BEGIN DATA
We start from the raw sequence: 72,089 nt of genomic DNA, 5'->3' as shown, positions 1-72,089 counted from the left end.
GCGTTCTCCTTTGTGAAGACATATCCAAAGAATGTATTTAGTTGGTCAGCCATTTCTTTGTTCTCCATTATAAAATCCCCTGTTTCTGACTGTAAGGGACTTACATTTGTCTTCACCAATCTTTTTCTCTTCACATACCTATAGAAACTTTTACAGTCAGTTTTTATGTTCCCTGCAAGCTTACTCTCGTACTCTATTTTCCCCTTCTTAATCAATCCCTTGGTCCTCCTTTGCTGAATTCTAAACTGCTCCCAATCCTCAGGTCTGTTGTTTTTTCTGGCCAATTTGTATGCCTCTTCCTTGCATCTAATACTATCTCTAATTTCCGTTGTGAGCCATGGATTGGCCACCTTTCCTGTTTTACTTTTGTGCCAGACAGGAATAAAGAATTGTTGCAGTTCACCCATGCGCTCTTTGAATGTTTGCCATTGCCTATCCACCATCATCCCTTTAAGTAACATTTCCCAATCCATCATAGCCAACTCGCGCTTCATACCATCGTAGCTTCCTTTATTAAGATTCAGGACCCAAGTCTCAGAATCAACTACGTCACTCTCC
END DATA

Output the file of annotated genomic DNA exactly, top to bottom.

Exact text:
We start from the raw sequence: 72,089 nt of genomic DNA, 5'->3' as shown, positions 1-72,089 counted from the left end.
GCGTTCTCCTTTGTGAAGACATATCCAAAGAATGTATTTAGTTGGTCAGCCATTTCTTTGTTCTCCATTATAAAATCCCCTGTTTCTGACTGTAAGGGACTTACATTTGTCTTCACCAATCTTTTTCTCTTCACATACCTATAGAAACTTTTACAGTCAGTTTTTATGTTCCCTGCAAGCTTACTCTCGTACTCTATTTTCCCCTTCTTAATCAATCCCTTGGTCCTCCTTTGCTGAATTCTAAACTGCTCCCAATCCTCAGGTCTGTTGTTTTTTCTGGCCAATTTGTATGCCTCTTCCTTGCATCTAATACTATCTCTAATTTCCGTTGTGAGCCATGGATTGGCCACCTTTCCTGTTTTACTTTTGTGCCAGACAGGAATAAAGAATTGTTGCAGTTCACCCATGCGCTCTTTGAATGTTTGCCATTGCCTATCCACCATCATCCCTTTAAGTAACATTTCCCAATCCATCATAGCCAACTCGCGCTTCATACCATCGTAGCTTCCTTTATTAAGATTCAGGACCCAAGTCTCAGAATCAACTACGTCACTCTCC